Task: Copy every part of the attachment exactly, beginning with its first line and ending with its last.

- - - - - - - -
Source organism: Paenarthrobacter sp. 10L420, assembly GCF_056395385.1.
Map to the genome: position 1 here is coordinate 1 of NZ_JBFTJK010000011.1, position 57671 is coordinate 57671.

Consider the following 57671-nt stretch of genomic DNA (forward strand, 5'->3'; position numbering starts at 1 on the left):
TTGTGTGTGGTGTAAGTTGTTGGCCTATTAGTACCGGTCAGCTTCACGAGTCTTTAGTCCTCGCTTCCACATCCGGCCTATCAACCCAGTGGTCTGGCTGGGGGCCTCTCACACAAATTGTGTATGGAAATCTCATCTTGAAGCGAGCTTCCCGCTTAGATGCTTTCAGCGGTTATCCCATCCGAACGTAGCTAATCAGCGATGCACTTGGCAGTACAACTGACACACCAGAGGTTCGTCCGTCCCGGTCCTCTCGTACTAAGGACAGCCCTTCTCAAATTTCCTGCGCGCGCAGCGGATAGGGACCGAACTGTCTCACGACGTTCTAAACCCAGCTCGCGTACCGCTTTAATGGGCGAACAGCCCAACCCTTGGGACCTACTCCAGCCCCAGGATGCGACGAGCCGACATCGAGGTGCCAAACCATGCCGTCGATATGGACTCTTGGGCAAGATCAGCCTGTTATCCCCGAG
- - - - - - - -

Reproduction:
Source organism: Paenarthrobacter sp. 10L420, assembly GCF_056395385.1.
Map to the genome: position 1 here is coordinate 1 of NZ_JBFTJK010000011.1, position 57671 is coordinate 57671.

Consider the following 57671-nt stretch of genomic DNA (forward strand, 5'->3'; position numbering starts at 1 on the left):
TTGTGTGTGGTGTAAGTTGTTGGCCTATTAGTACCGGTCAGCTTCACGAGTCTTTAGTCCTCGCTTCCACATCCGGCCTATCAACCCAGTGGTCTGGCTGGGGGCCTCTCACACAAATTGTGTATGGAAATCTCATCTTGAAGCGAGCTTCCCGCTTAGATGCTTTCAGCGGTTATCCCATCCGAACGTAGCTAATCAGCGATGCACTTGGCAGTACAACTGACACACCAGAGGTTCGTCCGTCCCGGTCCTCTCGTACTAAGGACAGCCCTTCTCAAATTTCCTGCGCGCGCAGCGGATAGGGACCGAACTGTCTCACGACGTTCTAAACCCAGCTCGCGTACCGCTTTAATGGGCGAACAGCCCAACCCTTGGGACCTACTCCAGCCCCAGGATGCGACGAGCCGACATCGAGGTGCCAAACCATGCCGTCGATATGGACTCTTGGGCAAGATCAGCCTGTTATCCCCGAG